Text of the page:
FL induces PNP-related behavioral and molecular changes
We used the chronic constriction injury (CCI) model in mice as a model of persistent PNP, consisting in three chronic ligatures tied loosely around the sciatic nerve29. On longitudinal sections of sciatic nerve 10 days after nerve injury, intense FL immunoreactivity was present in the nerve at the site of injury in CCI mice, whereas it was absent in normal, sham-operated nerve. All of the FL-positive cells also expressed CD45, a marker of the immune hematopoietic lineage30 (Fig. 1a, b; Supplementary Fig. 1a). Further analysis showed that 60% of the FL-positive cell population express CD11b, a marker of myeloid cells, but not CD68, a marker of macrophages (Supplementary Fig. 1b, c). No co-localization was found with CD3, a marker of T lymphocytes (Supplementary Fig. 1d). Therefore, FL-expressing cells that penetrate the nerve at the lesion site can be identified as monocytes, neutrophils, and/or natural killer cells but not macrophages or T lymphocytes.
To assess whether FL could participate in the generation of PNP symptoms, uninjured mice were injected intrathecally with recombinant FL and their sensitivity to mechanical stimulation of the hind-paw was measured. A single FL injection induced a dose-dependent increase in the percentage of paw withdrawal to a calibrated von Frey filament (Fig. 1c), i.e., mechanical hypersensitivity, a hallmark of PNP31, which was present 5 h post-injection and persisted for at least 2 days. In a separate experiment, the onset of FL-induced mechanical pain hypersensitivity was determined to be 120 min: the percentage of paw withdrawal after an intrathecal injection of 500 ng of FL were (means ± s.e.m., n = 8) 31.3 ± 4.5, 18.8 ± 2.6 and 51.3 ± 3.2% at 30, 90 and 120 min post-FL injection, respectively, whereas those after saline injection were 30.0 ± 3.7, 21.3 ± 3.4, and 21.3 ± 3.9% (P < 0.0001 for comparison of FL vs. saline at 120 min by two-way ANOVA, not significant at other time points).
FL-injected mice also displayed thermal hypersensitivity in response to cold and hot stimuli (Fig. 1d). Mice with a homozygous deletion of Flt3 (Flt3KO mice) failed to develop mechanical hypersensitivity following FL injection (Fig. 1e), whereas they displayed normal proportions of sensory neurons expressing typical molecular markers, motor behaviors, and pain responses to nociceptive stimuli (Supplementary Fig. 2a, b). This indicates that FL-induced hypersensitivity resulted from activation of its cognate FLT3 receptor. Repeated injections of FL every 2 days during 10 days maintained mechanical hypersensitivity that persisted as long as the treatment continued (Fig. 1f).
We next examined changes in nerve injury-associated genes in DRG and DSC. Twenty-four hours after a single FL injection, expression levels in DRG of the stress-induced gene transcript Atf332 and several important neuronal pain-related gene transcripts, e.g., neuropeptide Y (NpY)33 and transient receptor potentials TrpV134 and TrpA135 were increased (Fig. 1g). Expression levels of PNP-associated gene transcripts in the DSC at this time point (24 h) showed no change compared to saline-injected animals (Fig. 1g). In contrast, repeated injections of FL over 10 days caused striking changes in the DSC expression of genes associated with the process of central pain sensitization36, notably the activated microglia markers Iba1 and Cd11b37 and the activated astrocyte marker Gfap38 (Fig. 1g). Thus, FLT3 activation causes, in the short-term, upregulation of PNP-related genes in the DRG, and in the long-term, molecular changes in the DSC typical of those occurring during chronification of PNP.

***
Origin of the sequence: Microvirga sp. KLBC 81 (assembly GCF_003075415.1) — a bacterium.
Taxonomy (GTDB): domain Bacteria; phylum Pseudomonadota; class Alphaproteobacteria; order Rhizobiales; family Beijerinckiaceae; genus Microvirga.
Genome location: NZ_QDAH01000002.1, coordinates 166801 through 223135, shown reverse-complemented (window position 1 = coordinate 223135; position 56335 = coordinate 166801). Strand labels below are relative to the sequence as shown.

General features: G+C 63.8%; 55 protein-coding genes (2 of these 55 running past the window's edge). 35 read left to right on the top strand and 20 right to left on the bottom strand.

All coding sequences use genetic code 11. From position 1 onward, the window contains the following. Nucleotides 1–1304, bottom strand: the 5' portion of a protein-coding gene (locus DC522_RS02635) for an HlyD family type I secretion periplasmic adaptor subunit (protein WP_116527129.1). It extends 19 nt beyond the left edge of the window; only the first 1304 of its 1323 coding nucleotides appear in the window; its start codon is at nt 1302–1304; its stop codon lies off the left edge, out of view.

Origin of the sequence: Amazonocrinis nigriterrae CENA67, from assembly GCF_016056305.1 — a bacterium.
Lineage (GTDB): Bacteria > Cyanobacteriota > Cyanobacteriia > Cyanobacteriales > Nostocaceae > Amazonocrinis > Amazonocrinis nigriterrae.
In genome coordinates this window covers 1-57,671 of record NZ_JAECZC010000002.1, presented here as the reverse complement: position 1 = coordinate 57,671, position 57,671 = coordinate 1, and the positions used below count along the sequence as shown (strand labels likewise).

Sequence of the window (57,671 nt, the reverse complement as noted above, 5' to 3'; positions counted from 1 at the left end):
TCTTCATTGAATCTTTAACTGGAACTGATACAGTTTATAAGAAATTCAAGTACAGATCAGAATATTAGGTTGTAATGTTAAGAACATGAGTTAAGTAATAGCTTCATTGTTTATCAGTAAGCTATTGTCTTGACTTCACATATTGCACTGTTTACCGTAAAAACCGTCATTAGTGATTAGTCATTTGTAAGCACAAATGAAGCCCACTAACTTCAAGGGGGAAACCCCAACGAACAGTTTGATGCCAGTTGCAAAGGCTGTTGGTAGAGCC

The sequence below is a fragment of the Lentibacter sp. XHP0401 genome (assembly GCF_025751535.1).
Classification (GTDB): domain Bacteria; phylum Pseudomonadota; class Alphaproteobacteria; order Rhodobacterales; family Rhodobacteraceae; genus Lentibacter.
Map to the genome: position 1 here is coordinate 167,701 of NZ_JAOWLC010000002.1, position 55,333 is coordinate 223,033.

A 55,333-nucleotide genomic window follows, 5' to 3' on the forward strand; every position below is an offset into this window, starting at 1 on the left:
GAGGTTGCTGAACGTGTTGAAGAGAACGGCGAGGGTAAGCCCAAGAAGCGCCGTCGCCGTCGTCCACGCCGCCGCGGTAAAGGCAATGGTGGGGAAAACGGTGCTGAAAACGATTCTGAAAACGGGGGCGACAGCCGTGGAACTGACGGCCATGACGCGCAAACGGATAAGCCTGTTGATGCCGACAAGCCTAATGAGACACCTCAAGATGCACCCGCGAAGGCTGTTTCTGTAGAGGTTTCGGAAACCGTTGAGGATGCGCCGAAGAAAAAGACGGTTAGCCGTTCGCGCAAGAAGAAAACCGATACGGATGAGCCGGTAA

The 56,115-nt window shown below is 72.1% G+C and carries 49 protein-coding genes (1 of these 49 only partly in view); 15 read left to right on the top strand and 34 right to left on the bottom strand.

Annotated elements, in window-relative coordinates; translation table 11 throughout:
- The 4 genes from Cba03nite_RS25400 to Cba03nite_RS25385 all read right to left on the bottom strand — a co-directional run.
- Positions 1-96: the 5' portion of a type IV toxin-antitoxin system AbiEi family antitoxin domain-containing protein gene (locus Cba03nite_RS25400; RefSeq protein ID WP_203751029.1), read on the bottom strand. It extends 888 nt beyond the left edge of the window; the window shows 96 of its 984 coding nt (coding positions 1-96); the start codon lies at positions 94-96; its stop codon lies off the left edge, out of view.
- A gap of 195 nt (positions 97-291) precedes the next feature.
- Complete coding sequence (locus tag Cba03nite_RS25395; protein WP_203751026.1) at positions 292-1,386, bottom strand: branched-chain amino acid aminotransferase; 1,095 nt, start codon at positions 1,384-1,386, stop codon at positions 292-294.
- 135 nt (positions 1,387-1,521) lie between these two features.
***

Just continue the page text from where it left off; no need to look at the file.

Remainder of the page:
In cultured DRG neurons, application of capsaicin, a specific TRPV1 agonist, increased intracellular Ca2+ levels ([Ca2+]i) and repeated capsaicin applications attenuated TRPV1 responses, which reflects receptor desensitization (Fig. 2a)39. FL alone had no effect on basal [Ca2+]i (Fig. 2b), but markedly potentiated, in a concentration-dependent manner, the TRPV1 response to repeated capsaicin applications (Fig. 2b). Although the capsaicin response was normal in cultures established from Flt3KO mice, the potentiating effect of FL was completely abolished (Fig. 2c). Similarly to its effect on TRPV1 function, FL potentiated both the [Ca2+]i response to cinnamaldehyde and menthol, specific activators of TRPA1 and of TRPM8 channels, respectively (Fig. 2d). Voltage-clamp whole-cell recording confirmed that capsaicin-induced TRPV1 currents were effectively potentiated by FLT3 activation (Fig. 2e, f). Furthermore, hind-paw FL injection also potentiated capsaicin-induced spontaneous pain-related behaviors (Fig. 2g).
Thus, acute and chronic in vivo FLT3 activation by FL recapitulates in mice some of the molecular and functional changes in sensory neurons and behavioral alterations that are normally induced by peripheral nerve injury. Altogether, these data strongly suggest that FL directly acts on primary sensory neurons. Indeed, injection of FL directly into the sciatic nerve, but not systemic FL augmentation by intravenous injection (Supplementary Fig. 3a, b), caused mechanical hypersensitivity, showing that systemic peripheral activation of FLT3 is not involved in pain behavior. This indicates that FLT3 triggering PNP-like symptoms is present in the nerve and/or DRG. In agreement with this observation, Western blot detected FLT3 in DRG tissue from WT, but not Flt3KO mice, (Supplementary Fig. 3c) and Flt3 mRNA was visualized in DRG neurons by in situ hybridization (Supplementary Fig. 3d).